Daniel A. Moore, Founder of an African American Museum, Dies at 88

Daniel A. Moore Sr., who created a pioneering African American history museum in Atlanta when such initiatives were rare, died on March 4 in Decatur, Ga. He was 88.

His death, in a hospital, was confirmed by his son Dan Moore Jr.

Mr. Moore started his eclectic collection of artifacts in 1978 and in 1984 moved it to a handsome 1910 brick building on Auburn Avenue, known as “Sweet Auburn” for its centrality to African American history. The building, which had been a schoolbook depository and a tire warehouse, was “erected brick by brick by African American masons,” the museum says.

The Rev. Dr. Martin Luther King Jr. was born on Auburn, in an old wood-frame house, and the avenue is home to the King Center, which was founded in 1968 and is dedicated to his life and thought.

Mr. Moore took a longer view, though memories of the civil rights movement were still fresh when he was getting started, with help from a handful of well-off patrons and from Fulton County, which donated the land. Unlike the King Center, his focus was on the whole African American experience, from Africa to the Middle Passage, and from enslavement to the civil rights campaign and beyond.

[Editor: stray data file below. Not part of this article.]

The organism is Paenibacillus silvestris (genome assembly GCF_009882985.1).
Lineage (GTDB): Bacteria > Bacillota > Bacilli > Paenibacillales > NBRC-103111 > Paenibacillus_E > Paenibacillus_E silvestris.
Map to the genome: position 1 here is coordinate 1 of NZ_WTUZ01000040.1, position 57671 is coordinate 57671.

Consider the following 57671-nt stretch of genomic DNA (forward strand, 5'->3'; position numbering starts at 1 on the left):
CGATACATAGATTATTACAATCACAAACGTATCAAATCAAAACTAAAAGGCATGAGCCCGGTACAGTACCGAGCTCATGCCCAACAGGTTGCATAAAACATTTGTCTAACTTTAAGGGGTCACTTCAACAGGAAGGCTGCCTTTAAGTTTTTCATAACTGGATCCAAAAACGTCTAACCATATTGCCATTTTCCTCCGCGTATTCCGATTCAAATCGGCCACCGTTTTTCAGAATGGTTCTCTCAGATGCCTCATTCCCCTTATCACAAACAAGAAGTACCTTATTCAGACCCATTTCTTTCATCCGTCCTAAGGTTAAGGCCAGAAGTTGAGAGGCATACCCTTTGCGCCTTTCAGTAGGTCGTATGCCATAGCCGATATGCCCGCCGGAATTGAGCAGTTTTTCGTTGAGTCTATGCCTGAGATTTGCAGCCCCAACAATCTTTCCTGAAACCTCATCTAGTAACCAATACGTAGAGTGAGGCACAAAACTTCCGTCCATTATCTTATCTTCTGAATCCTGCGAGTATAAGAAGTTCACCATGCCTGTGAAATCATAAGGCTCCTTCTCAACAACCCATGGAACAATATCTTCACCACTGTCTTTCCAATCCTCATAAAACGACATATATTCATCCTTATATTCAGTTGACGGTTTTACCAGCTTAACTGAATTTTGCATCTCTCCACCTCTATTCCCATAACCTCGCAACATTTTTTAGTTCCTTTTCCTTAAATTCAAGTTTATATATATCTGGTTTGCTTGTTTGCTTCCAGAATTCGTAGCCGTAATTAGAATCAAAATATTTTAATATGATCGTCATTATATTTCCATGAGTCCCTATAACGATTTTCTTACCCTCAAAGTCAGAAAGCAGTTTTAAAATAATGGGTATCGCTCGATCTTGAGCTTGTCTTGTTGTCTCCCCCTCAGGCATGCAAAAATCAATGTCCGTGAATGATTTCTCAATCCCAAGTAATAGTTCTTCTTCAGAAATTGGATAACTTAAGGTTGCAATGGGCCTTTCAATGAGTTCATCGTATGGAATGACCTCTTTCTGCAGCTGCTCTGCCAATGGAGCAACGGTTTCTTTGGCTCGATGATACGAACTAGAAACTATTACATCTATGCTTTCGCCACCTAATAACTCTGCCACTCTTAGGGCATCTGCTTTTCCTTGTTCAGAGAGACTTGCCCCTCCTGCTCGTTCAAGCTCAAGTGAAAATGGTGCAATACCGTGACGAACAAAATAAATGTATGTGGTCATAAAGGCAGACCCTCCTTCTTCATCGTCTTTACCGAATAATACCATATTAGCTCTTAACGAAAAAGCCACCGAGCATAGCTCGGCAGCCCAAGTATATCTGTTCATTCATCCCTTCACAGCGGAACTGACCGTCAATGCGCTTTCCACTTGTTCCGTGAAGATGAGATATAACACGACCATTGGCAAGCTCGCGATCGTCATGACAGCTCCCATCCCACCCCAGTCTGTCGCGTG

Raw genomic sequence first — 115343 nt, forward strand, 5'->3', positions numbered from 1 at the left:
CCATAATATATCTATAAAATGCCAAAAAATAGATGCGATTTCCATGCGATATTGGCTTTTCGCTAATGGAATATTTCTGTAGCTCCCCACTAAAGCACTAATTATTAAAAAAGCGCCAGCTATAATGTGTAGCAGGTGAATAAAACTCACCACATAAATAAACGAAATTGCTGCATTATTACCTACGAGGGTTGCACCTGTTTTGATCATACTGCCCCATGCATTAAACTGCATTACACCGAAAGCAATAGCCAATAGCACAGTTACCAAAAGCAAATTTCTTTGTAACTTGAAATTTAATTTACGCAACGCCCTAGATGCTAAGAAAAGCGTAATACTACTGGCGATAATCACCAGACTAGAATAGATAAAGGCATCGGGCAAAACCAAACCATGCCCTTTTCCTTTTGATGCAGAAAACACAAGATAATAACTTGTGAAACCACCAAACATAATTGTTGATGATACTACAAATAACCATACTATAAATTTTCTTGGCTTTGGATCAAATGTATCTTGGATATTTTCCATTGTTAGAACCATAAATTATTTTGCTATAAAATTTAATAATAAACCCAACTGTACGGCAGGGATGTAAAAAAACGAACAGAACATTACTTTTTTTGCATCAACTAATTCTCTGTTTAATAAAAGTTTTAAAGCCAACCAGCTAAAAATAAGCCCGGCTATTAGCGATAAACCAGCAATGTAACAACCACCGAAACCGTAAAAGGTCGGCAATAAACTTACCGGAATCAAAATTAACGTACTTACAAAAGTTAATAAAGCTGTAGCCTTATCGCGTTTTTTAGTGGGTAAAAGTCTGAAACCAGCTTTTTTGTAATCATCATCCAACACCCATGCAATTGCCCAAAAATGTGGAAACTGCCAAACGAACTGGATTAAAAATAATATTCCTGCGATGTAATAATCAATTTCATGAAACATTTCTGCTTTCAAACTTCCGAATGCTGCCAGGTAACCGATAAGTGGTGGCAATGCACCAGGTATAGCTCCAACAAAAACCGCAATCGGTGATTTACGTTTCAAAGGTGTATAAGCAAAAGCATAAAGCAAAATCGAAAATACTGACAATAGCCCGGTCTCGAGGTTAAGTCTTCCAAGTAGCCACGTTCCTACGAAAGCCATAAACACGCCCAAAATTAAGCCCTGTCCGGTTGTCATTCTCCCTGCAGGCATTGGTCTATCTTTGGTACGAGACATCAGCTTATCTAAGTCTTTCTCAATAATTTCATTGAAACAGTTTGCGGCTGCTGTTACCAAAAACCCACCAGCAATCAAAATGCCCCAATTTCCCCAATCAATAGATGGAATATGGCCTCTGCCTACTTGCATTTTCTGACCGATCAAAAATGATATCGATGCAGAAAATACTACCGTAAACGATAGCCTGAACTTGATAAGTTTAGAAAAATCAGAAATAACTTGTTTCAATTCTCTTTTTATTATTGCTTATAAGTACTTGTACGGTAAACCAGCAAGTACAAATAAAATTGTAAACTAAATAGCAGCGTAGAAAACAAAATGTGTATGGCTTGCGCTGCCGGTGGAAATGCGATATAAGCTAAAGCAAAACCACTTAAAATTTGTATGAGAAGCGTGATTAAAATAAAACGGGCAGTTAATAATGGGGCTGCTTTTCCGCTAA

The museum’s name, APEX, an acronym for the African American Panoramic Experience, reflected Mr. Moore’s ambition to “make sure they see the other side of us — they see that there is a genius in us,” as he put it in 2004 in an interview for The History Makers, a digital archive of interviews with significant Black Americans.

Mr. Moore, in dark suit at center, during a ribbon-cutting ceremony in 1984 marking his APEX Museum’s move to a renovated building on Auburn Avenue in Atlanta. Holding the ceremonial scissors was Kathleen Redding Adams (1890-1993), a schoolteacher who lived on Auburn and who survived a 1906 riot in Atlanta in which white mobs killed dozens of Black residents.Credit…APEX Museum

Related Articles

Back to top button